News: University underpaid staff by 'mistake'

Compensation & Benefits

University underpaid staff by 'mistake'

Charles Sturt University said it has adopted “procedural enhancements” to ensure wage compliance.
University underpaid staff by 'mistake'

More than 2,500 casual employees of Charles Sturt University (CSU) have yet to receive their pay and superannuation dating back to July 2015, a new report says.

CSU Vice Chancellor Renee Leon commissioned an audit of its workers’ pay in response to the controversy over wage compliance involving Australia’s higher education institutions. 

The external review found that the university owes 2,526 current and former workers nearly $4.7 million in back payments. A majority (75%) of the back payments were for $1,000 or less.

In an article by ABC News, CSU attributed the employee underpayments to ‘mistakes’ in the university’s interpretation of Enterprise Agreements.

The university said it has already adopted “procedural enhancements” to make sure that it maintains wage compliance.

Underpayment of workers

Greg Auhl, a branch secretary of National Tertiary Education Union, welcomed the findings of the CSU audit, stating that the university had acknowledged an “enormous” problem.

“We're very happy that our members will get what they have actually earned and what they should have been paid for in the first place,” Auhl said.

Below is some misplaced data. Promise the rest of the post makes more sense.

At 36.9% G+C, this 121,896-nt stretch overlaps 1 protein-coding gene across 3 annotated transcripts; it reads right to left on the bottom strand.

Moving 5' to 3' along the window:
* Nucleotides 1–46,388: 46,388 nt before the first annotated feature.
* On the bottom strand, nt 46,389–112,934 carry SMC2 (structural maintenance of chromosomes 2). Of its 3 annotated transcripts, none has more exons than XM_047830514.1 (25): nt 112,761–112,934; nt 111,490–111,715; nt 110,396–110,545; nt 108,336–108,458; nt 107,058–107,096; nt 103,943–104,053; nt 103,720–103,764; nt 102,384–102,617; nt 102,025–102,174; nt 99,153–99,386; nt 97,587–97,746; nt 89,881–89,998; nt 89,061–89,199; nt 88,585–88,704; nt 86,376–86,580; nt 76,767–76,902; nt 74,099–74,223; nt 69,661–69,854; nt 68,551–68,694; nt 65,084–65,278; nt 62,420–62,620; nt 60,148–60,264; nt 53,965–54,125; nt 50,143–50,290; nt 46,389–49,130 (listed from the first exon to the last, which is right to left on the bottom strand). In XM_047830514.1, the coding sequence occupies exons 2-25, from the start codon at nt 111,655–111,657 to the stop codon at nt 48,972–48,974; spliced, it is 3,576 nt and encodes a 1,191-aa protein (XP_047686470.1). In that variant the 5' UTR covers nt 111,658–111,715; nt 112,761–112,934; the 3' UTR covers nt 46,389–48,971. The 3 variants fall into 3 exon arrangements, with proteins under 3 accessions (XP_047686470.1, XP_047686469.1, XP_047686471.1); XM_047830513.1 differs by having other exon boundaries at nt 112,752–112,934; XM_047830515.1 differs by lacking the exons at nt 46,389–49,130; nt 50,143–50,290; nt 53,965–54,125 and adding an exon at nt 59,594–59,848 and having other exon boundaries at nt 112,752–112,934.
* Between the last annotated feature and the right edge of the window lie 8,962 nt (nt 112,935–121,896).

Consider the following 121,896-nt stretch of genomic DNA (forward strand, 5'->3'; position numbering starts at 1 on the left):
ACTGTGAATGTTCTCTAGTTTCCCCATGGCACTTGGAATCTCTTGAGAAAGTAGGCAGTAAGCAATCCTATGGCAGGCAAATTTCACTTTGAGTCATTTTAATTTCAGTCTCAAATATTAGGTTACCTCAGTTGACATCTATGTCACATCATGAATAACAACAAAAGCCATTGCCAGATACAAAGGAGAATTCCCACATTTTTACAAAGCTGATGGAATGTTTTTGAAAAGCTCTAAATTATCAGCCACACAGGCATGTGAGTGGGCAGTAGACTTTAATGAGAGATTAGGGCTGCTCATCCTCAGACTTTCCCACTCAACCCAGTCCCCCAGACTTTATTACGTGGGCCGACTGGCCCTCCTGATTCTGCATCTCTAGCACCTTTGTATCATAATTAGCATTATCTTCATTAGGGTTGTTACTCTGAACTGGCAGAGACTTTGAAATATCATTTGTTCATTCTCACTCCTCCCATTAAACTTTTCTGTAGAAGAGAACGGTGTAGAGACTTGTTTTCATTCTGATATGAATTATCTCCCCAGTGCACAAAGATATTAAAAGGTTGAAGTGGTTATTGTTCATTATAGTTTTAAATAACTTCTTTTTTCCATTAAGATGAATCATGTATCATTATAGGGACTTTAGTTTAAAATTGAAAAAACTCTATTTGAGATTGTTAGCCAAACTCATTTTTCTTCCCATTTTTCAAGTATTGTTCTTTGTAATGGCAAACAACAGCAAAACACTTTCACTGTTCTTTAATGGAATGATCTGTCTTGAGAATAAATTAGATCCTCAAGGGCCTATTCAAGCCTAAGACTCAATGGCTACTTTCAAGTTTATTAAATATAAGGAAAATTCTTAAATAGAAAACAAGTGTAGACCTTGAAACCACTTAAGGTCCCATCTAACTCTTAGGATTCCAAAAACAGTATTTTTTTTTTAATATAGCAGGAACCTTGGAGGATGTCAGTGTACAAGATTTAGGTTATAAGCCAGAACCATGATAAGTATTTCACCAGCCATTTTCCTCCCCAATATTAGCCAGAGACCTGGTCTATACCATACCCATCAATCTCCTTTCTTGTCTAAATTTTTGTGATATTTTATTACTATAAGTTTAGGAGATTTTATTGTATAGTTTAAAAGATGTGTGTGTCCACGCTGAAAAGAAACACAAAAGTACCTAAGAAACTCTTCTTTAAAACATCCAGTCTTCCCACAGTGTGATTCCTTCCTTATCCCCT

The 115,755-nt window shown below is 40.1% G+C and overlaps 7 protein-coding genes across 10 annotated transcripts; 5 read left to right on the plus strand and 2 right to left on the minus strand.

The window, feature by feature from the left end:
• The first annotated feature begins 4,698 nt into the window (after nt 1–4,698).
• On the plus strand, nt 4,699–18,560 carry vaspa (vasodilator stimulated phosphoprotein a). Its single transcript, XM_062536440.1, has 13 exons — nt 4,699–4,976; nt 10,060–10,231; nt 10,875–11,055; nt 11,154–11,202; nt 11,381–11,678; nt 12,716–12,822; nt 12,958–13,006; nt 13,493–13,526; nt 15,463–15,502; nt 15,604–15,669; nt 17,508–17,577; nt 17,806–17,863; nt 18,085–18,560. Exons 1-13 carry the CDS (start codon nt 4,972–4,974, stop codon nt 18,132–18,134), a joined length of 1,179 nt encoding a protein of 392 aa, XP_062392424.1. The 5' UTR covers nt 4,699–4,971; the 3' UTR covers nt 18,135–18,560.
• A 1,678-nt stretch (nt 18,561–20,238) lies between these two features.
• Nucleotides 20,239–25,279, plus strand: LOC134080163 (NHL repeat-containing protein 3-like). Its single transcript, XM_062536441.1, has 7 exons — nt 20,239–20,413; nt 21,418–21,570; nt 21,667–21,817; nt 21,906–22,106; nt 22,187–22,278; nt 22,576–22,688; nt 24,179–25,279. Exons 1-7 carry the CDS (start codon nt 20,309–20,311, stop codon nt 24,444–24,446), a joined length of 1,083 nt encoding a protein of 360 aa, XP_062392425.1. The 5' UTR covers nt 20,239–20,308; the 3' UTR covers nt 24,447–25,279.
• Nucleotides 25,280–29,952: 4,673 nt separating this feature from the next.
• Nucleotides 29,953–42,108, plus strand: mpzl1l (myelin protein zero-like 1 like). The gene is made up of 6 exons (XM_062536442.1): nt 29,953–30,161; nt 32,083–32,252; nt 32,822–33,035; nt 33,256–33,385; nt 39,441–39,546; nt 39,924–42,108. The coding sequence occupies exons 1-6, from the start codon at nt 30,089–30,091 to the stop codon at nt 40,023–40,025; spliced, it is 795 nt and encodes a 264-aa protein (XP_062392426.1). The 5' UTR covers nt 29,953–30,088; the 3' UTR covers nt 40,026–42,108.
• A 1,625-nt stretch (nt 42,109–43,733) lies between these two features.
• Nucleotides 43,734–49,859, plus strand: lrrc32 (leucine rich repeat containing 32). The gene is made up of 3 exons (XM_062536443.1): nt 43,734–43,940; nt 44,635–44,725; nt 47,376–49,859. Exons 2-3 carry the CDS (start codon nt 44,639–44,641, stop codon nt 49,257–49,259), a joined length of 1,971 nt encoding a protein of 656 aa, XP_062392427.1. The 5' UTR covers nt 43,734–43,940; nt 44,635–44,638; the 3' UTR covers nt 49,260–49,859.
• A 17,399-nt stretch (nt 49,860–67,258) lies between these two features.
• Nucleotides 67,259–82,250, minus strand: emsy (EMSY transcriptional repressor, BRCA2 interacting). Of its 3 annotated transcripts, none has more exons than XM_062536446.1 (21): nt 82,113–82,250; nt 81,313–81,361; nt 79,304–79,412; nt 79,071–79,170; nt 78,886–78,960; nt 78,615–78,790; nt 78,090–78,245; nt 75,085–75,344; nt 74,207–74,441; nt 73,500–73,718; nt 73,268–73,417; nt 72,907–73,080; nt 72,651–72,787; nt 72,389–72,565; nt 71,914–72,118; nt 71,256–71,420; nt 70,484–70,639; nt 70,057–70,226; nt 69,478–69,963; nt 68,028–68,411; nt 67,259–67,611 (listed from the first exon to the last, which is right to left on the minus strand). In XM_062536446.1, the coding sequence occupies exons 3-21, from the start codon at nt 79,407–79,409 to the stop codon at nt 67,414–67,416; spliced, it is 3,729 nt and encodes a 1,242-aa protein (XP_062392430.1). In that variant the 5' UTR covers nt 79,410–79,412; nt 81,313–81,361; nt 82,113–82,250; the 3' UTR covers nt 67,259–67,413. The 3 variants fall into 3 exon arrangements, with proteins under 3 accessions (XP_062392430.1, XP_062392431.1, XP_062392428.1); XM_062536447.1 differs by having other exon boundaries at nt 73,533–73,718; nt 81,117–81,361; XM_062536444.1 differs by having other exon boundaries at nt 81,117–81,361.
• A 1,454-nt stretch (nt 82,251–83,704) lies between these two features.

When asked about CSU’s explanation of what caused the underpayments, Auhl did not buy the university’s reasoning.

Read more: 1 in 3 APAC firms in off-cycle salary review to counter inflation

“As academic and professional staff we understand what our work entails, so why can't our management understand that?” he pointed out.

Auhl raised concerns about an over reliance on casual workers by many Australian universities.

“For far too long, the higher education sector has relied on the good graces of casual and contract staff to work above and beyond what they're actually paid for,” Auhl said.

Read more: How to negotiate a better salary

In 2020, CSU made headlines after it fired hundreds of employees following a multi-million drop in its revenue due to the Covid pandemic. The university reportedly lost $80 million because of a sharp decline in international students.

Andrew Vann, CSU’s Vice Chancellor at the time, said the university could not make any savings without reducing its staff.

"Unfortunately we can't avoid that," Vann said. "It's a very disappointing place to be obviously, we have very loyal staff."

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Topics: Compensation & Benefits

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